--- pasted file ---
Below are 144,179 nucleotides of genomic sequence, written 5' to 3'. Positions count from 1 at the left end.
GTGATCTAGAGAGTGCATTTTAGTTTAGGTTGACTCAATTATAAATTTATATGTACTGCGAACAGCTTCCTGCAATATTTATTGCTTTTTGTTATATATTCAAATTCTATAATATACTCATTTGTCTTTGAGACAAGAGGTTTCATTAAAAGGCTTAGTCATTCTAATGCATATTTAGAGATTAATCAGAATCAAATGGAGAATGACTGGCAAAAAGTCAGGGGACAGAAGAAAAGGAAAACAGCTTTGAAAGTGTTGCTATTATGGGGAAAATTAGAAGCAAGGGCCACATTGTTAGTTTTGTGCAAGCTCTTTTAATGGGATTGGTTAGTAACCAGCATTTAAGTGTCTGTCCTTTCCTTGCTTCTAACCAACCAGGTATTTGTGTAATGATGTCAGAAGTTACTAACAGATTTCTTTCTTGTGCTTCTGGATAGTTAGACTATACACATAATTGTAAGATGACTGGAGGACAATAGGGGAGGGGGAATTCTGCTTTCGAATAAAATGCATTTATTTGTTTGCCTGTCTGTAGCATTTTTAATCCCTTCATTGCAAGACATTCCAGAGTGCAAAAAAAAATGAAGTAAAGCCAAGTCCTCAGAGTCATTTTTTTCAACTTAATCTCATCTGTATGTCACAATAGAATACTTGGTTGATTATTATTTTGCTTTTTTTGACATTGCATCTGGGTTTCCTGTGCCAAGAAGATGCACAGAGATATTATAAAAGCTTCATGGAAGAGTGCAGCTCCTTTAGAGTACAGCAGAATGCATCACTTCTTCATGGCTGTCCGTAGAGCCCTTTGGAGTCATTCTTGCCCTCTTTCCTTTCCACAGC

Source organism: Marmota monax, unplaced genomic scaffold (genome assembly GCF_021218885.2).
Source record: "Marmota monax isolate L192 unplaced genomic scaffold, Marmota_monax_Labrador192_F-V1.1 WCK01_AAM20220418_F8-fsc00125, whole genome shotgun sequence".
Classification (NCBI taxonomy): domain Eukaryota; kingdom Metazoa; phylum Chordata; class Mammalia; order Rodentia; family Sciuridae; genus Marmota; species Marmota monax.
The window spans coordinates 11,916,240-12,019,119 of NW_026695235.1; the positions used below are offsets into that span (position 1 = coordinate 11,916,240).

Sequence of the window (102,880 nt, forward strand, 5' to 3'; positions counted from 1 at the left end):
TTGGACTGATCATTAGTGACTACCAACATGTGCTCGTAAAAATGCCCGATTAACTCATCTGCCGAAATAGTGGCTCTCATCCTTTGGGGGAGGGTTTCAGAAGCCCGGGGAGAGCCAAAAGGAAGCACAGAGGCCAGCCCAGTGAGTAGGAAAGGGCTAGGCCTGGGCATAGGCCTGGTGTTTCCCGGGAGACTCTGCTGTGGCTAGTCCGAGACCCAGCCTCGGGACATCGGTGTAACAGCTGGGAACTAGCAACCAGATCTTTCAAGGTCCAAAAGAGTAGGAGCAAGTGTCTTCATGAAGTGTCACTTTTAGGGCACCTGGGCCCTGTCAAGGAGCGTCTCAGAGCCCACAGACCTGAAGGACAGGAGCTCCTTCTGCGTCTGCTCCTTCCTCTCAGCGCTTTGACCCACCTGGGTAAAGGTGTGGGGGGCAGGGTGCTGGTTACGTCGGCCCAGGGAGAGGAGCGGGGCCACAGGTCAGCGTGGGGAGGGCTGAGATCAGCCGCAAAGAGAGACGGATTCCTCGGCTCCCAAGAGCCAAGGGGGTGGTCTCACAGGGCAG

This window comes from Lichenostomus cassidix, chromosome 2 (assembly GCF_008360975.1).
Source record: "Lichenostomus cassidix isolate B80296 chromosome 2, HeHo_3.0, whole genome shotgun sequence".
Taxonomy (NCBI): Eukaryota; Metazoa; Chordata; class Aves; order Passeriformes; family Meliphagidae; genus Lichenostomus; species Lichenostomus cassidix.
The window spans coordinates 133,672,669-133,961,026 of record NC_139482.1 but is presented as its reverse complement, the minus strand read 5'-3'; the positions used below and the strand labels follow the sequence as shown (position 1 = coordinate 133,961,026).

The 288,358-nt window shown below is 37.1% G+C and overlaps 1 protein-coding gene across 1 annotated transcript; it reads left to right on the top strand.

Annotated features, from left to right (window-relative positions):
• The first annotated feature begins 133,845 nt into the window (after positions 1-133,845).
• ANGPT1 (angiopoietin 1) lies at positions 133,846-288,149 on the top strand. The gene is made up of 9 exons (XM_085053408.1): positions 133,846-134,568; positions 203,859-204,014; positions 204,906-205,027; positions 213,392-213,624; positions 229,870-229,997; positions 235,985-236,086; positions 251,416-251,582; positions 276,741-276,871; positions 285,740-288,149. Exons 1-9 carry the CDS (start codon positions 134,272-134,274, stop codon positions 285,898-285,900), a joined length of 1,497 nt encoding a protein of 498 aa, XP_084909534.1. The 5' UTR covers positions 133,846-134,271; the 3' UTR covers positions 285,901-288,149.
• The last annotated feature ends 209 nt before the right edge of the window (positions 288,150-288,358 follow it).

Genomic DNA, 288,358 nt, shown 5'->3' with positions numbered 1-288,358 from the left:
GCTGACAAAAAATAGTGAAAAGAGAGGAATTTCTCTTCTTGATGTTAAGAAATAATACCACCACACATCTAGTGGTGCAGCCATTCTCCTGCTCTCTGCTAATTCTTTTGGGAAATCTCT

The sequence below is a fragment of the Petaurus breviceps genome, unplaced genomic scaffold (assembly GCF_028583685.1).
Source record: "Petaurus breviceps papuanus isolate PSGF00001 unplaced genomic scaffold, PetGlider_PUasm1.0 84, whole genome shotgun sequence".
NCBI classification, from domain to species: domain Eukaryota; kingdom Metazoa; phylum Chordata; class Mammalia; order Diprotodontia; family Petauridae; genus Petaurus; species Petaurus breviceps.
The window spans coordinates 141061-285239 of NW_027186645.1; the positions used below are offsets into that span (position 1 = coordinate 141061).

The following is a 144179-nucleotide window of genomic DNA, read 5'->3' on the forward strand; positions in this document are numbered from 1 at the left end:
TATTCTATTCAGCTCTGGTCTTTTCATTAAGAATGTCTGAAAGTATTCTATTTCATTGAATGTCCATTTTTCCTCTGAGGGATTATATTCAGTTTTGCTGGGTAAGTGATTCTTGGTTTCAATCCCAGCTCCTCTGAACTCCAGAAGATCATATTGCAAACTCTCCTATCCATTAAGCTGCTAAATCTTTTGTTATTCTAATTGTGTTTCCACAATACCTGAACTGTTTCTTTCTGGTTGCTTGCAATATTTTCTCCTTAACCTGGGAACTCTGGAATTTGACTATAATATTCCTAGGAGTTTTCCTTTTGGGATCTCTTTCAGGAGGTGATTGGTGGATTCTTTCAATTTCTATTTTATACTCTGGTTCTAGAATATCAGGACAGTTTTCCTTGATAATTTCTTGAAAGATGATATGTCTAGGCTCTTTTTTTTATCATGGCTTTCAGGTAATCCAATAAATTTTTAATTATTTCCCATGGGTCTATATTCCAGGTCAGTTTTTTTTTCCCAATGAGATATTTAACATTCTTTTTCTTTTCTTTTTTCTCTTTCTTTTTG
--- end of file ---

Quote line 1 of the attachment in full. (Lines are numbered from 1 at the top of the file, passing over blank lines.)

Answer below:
Below are 144,179 nucleotides of genomic sequence, written 5' to 3'. Positions count from 1 at the left end.